Hit the Waukee Family YMCA indoor track on any given day between 6:15 and 10 a.m., and you may see Scott Wiley. With his earbuds in, iPhone with external charger at the ready, and Fitbit clipped to the center of his shirt, Scott is likely walking his daily half marathon.
Yes, you read that right. Scott, age 45, walks an average of 20 miles every day, with 13 of those miles around the Waukee YMCA track and building, or on different trails around the city.
“I started with nine walking routes at five miles each,” said Scott. “I am able to cover the entire city of Waukee in one week! Take into account I cannot run, but I am a heck of a power walker!”
During his time on the track, he multi-tasks by talking with friends, tackling Fitbit challenges, and listening to music.
“It’s usually rock or country that I listen to…if I ain’t rockin’, I ain’t walkin’,” Scott laughed.
Scott was born with Cerebral Palsy and began walking five years ago “out of boredom” and to be healthier.
“I needed something to do, so I started walking and never quit,” said Scott, who works at the Waukee Hy-Vee in the afternoons.
Scott has walked the IMT Des Moines Half Marathon and the Drake Relays Hy-Vee Road Race Half Marathon. He keeps meticulous track of his steps with the help of his trusty Fitbit. His Fitbit friends have christened him “THE BEAST” on the fitness-tracking tool.
It’s a proper nickname for him, as all of this walking—over 28 million steps, or 13,000 miles at the time of interview—equates to walking halfway around the world. All these steps have kept him at the top of every leaderboard in Iowa, ranking between number one and two. He has also previously been the number five Fitbit stepper in the nation.
Beyond the leaderboards, Scott’s Fitbit usage has also led to other major healthy lifestyle changes for the Waukee resident. When he started walking, he weighed 240 pounds. Between walking, clean eating (think fruits, vegetables and no artificial sugar), and medicating a thyroid condition, he has lost 90 pounds.
Scott uses Fitbit to track his steps, calories burned, mileage, and floors climbed—among other analytics. The in-app gamification functionality acts as a natural motivator for steppers. Users can earn badges, participate in challenges, or start challenges for other to join in—like Scott does.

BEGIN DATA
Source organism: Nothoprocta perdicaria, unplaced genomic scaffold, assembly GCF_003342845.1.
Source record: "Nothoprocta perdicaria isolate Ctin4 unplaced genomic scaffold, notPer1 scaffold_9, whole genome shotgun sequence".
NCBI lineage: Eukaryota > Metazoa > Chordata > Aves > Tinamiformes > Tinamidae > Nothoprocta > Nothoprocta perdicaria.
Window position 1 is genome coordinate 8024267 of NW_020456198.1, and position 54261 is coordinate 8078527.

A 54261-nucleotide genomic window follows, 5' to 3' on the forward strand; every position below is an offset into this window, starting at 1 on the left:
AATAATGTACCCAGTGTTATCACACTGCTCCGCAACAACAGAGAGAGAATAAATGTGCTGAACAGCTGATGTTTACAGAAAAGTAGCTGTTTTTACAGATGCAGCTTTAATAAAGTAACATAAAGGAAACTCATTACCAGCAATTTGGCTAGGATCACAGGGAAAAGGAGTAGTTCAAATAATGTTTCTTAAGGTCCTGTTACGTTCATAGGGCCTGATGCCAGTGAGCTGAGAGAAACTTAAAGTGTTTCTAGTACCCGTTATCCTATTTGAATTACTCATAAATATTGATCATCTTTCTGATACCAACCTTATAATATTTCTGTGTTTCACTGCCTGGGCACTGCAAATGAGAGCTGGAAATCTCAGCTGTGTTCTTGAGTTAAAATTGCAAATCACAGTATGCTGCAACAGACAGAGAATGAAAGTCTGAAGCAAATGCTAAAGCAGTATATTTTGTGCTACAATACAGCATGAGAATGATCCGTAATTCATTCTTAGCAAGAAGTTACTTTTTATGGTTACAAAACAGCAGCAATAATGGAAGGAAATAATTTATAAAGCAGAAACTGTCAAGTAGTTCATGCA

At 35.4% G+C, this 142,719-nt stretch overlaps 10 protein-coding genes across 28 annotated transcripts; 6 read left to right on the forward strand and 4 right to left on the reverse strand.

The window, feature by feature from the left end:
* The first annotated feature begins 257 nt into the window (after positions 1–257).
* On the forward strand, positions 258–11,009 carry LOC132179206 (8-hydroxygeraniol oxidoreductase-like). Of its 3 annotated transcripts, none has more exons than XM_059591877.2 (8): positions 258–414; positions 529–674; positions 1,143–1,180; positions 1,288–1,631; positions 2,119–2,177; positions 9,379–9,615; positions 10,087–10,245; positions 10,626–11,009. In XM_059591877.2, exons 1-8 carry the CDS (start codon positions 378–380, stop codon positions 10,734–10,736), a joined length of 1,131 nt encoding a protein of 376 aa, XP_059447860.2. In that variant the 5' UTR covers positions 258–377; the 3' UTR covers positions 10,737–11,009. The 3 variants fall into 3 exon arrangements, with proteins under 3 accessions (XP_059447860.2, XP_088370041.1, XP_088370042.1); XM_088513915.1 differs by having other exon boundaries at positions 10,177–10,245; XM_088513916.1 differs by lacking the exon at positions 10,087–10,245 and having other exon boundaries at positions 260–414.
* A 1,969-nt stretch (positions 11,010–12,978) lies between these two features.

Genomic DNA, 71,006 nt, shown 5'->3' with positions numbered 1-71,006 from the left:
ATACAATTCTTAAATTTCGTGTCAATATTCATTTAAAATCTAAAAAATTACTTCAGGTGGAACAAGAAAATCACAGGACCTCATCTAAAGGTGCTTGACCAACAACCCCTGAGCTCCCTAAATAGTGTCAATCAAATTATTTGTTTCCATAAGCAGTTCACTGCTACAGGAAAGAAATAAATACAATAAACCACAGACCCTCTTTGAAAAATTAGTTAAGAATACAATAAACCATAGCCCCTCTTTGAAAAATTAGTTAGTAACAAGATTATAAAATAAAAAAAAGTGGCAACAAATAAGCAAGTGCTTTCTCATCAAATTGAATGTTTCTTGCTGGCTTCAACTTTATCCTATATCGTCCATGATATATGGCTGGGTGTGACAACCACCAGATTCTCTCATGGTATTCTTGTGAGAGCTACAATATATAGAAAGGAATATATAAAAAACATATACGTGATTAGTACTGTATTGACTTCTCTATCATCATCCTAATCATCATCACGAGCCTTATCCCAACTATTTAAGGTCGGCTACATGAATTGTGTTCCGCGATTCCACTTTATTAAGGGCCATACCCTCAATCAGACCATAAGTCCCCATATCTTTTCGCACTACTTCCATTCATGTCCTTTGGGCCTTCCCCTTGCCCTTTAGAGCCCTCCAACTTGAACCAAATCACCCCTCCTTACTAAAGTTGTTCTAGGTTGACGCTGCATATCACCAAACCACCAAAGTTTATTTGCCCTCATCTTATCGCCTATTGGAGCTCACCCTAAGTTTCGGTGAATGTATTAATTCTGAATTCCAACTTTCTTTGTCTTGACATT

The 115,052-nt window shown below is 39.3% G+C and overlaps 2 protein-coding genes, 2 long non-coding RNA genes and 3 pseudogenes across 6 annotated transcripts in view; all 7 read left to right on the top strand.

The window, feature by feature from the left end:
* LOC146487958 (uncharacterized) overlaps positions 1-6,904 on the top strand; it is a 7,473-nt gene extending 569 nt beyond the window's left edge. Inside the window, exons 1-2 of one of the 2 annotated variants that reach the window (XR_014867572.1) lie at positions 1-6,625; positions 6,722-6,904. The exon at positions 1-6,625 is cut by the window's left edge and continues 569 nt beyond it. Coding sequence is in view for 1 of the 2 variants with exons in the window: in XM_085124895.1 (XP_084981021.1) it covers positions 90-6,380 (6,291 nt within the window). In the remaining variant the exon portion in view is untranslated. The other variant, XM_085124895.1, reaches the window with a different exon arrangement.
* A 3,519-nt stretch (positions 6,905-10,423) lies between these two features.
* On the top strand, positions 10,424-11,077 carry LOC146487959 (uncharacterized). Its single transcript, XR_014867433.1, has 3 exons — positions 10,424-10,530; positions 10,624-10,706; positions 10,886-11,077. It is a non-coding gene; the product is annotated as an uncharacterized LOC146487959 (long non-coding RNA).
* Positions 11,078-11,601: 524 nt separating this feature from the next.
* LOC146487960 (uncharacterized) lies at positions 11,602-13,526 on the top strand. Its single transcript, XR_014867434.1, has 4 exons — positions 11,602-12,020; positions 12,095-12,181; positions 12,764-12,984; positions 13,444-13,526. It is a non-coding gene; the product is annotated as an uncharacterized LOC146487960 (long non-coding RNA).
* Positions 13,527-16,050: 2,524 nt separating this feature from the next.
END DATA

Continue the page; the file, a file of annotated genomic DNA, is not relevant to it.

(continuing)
Users can also join groups within the app or on Facebook for motivation. Scott is the administrator for two Fitbit user groups, the Red Tennis Shoe Fitbit Group and the Red Tennis Shoe Rebounders Fitbit Group. Rebounders are members who jump on a mini trampoline to count steps.
“I was conned into buying my first rebounder last November by one of my Fitbit friends, and I love it!” Scott said, adding that it’s easier on his body than power walking.
In January of 2014, he made it a goal to set Fitbit history at the Waukee Family YMCA by walking 100,000 steps in one day, going beyond the 75,000 step badge. He accomplished his goal in approximately 13 hours by taking a break after every 25,000 steps. At the time, there was no badge for this accomplishment, and Scott contacted Fitbit until they added one last November. This past January, he repeated the feat and obtained the badge he deserved.
Through engaging with Fitbit, Wiley has made a number of friends from all corners of the community and even global acquaintances.
“Some of these people have become personal friends, and most I talk to every day; we share in the daily struggles and issues we face and have fun in the groups and challenges,” he said.
Scott also said that his life has changed forever since he began walking.
“If you look beyond that little piece of plastic called a tracker you buy in the store, there is a whole other world with it,” he said. “This experience cannot be put into words; this is something special.”